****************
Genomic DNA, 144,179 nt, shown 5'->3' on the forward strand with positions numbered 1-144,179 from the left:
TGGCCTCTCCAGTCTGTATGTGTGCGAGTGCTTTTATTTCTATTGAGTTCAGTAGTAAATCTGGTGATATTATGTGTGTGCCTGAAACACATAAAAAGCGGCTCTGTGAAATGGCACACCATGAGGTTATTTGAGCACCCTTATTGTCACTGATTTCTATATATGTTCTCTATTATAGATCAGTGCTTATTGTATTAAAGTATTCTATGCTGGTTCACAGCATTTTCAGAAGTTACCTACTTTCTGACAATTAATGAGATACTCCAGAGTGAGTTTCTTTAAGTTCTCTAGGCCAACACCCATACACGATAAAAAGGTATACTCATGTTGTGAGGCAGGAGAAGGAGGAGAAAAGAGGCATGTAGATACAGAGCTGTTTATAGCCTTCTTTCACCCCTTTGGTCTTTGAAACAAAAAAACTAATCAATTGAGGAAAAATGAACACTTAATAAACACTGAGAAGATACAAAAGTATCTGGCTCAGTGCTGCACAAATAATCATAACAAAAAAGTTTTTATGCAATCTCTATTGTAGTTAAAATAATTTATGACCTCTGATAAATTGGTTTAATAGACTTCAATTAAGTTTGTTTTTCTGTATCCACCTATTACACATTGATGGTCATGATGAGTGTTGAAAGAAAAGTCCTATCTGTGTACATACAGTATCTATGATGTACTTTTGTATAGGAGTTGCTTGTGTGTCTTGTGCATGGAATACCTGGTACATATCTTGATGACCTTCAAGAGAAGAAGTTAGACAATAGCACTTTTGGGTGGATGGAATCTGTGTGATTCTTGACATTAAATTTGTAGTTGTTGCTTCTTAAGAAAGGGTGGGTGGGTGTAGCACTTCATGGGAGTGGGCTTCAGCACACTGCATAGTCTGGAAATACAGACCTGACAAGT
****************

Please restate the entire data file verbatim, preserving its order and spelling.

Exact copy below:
Genomic DNA, 144,179 nt, shown 5'->3' on the forward strand with positions numbered 1-144,179 from the left:
TGGCCTCTCCAGTCTGTATGTGTGCGAGTGCTTTTATTTCTATTGAGTTCAGTAGTAAATCTGGTGATATTATGTGTGTGCCTGAAACACATAAAAAGCGGCTCTGTGAAATGGCACACCATGAGGTTATTTGAGCACCCTTATTGTCACTGATTTCTATATATGTTCTCTATTATAGATCAGTGCTTATTGTATTAAAGTATTCTATGCTGGTTCACAGCATTTTCAGAAGTTACCTACTTTCTGACAATTAATGAGATACTCCAGAGTGAGTTTCTTTAAGTTCTCTAGGCCAACACCCATACACGATAAAAAGGTATACTCATGTTGTGAGGCAGGAGAAGGAGGAGAAAAGAGGCATGTAGATACAGAGCTGTTTATAGCCTTCTTTCACCCCTTTGGTCTTTGAAACAAAAAAACTAATCAATTGAGGAAAAATGAACACTTAATAAACACTGAGAAGATACAAAAGTATCTGGCTCAGTGCTGCACAAATAATCATAACAAAAAAGTTTTTATGCAATCTCTATTGTAGTTAAAATAATTTATGACCTCTGATAAATTGGTTTAATAGACTTCAATTAAGTTTGTTTTTCTGTATCCACCTATTACACATTGATGGTCATGATGAGTGTTGAAAGAAAAGTCCTATCTGTGTACATACAGTATCTATGATGTACTTTTGTATAGGAGTTGCTTGTGTGTCTTGTGCATGGAATACCTGGTACATATCTTGATGACCTTCAAGAGAAGAAGTTAGACAATAGCACTTTTGGGTGGATGGAATCTGTGTGATTCTTGACATTAAATTTGTAGTTGTTGCTTCTTAAGAAAGGGTGGGTGGGTGTAGCACTTCATGGGAGTGGGCTTCAGCACACTGCATAGTCTGGAAATACAGACCTGACAAGT